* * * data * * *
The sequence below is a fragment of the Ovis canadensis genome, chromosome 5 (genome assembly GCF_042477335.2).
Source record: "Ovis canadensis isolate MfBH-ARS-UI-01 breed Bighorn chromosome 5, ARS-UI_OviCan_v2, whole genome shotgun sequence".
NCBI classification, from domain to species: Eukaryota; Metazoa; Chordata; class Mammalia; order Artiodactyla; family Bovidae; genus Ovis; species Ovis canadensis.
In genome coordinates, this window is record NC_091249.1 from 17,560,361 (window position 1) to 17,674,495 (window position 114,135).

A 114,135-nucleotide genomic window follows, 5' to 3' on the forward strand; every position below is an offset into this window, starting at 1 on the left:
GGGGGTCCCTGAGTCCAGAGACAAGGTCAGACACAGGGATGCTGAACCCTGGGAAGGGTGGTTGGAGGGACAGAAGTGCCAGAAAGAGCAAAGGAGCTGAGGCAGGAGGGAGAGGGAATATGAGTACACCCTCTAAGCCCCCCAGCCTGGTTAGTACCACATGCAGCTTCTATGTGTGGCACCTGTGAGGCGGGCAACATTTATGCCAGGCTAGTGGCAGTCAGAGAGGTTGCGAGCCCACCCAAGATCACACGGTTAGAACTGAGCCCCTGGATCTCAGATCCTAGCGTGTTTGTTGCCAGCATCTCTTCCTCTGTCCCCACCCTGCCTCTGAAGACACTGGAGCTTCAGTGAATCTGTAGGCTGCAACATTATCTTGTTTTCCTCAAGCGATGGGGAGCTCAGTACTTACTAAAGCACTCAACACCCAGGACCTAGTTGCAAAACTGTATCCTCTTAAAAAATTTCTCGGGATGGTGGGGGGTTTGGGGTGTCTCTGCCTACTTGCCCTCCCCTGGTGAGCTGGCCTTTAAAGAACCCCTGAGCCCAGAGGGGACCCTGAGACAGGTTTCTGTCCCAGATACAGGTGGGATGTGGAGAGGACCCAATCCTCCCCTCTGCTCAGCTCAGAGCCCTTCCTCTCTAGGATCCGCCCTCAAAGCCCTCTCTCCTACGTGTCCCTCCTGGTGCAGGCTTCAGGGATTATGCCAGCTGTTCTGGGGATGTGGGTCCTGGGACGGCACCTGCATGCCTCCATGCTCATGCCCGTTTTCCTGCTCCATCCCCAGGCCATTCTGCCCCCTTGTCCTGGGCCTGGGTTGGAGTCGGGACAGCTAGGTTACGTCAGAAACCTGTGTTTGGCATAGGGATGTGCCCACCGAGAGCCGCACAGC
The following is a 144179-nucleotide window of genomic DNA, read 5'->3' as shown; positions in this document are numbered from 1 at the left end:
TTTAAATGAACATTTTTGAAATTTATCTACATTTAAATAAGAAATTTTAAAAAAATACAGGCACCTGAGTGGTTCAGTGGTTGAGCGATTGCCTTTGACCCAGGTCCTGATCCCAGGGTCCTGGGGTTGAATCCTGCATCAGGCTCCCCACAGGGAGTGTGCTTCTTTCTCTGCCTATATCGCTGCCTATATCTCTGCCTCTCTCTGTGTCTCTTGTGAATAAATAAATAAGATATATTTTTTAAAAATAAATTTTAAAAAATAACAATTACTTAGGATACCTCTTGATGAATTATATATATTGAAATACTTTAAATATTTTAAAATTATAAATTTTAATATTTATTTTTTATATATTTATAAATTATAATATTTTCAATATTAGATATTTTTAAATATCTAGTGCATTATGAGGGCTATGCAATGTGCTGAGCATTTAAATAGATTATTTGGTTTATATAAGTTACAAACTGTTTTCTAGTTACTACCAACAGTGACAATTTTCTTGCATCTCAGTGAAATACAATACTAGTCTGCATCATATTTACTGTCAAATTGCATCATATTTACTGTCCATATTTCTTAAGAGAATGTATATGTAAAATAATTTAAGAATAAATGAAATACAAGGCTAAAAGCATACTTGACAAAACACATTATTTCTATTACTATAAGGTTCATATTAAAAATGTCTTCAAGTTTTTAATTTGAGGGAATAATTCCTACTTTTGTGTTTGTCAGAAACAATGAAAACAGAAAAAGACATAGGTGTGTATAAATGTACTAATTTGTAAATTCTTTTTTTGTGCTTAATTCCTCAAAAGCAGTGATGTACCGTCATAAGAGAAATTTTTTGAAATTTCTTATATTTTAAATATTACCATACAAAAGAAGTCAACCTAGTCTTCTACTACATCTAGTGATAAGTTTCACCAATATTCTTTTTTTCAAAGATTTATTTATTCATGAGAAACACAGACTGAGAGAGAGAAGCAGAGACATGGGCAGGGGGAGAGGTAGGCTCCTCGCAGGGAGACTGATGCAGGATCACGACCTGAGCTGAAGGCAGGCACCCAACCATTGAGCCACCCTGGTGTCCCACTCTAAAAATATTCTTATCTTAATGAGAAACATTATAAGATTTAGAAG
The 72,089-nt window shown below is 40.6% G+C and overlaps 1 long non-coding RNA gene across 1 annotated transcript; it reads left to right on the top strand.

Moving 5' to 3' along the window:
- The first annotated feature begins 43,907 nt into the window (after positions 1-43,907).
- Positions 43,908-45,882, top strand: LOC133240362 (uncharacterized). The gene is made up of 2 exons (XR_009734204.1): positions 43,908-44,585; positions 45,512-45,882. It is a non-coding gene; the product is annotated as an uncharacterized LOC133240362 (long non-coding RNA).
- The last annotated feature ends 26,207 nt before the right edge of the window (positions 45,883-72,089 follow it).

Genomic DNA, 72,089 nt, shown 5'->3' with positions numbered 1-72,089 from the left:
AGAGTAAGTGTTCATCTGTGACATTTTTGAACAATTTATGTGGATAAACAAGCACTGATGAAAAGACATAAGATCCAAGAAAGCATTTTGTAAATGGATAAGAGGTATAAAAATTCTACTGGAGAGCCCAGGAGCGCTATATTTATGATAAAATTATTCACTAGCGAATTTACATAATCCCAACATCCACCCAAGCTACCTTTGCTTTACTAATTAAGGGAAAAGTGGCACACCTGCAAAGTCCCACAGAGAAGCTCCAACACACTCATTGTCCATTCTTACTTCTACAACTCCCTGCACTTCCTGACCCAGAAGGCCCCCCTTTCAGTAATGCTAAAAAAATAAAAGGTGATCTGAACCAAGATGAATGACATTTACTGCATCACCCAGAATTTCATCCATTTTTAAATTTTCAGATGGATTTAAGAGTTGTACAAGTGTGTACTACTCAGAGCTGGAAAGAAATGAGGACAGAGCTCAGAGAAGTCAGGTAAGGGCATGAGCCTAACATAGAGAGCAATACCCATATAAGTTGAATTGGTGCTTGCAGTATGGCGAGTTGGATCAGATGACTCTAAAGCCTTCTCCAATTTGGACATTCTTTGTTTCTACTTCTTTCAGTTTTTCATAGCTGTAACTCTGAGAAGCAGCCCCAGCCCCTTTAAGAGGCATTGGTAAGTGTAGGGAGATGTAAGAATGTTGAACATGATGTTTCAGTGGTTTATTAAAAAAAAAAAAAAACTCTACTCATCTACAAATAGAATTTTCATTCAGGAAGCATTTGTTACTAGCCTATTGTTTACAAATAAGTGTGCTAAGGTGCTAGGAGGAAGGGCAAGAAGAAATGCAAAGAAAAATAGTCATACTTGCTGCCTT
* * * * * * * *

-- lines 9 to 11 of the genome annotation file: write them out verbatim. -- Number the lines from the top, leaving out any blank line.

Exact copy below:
The 72,089-nt window shown below is 40.6% G+C and overlaps 1 long non-coding RNA gene across 1 annotated transcript; it reads left to right on the top strand.

Moving 5' to 3' along the window:
- The first annotated feature begins 43,907 nt into the window (after positions 1-43,907).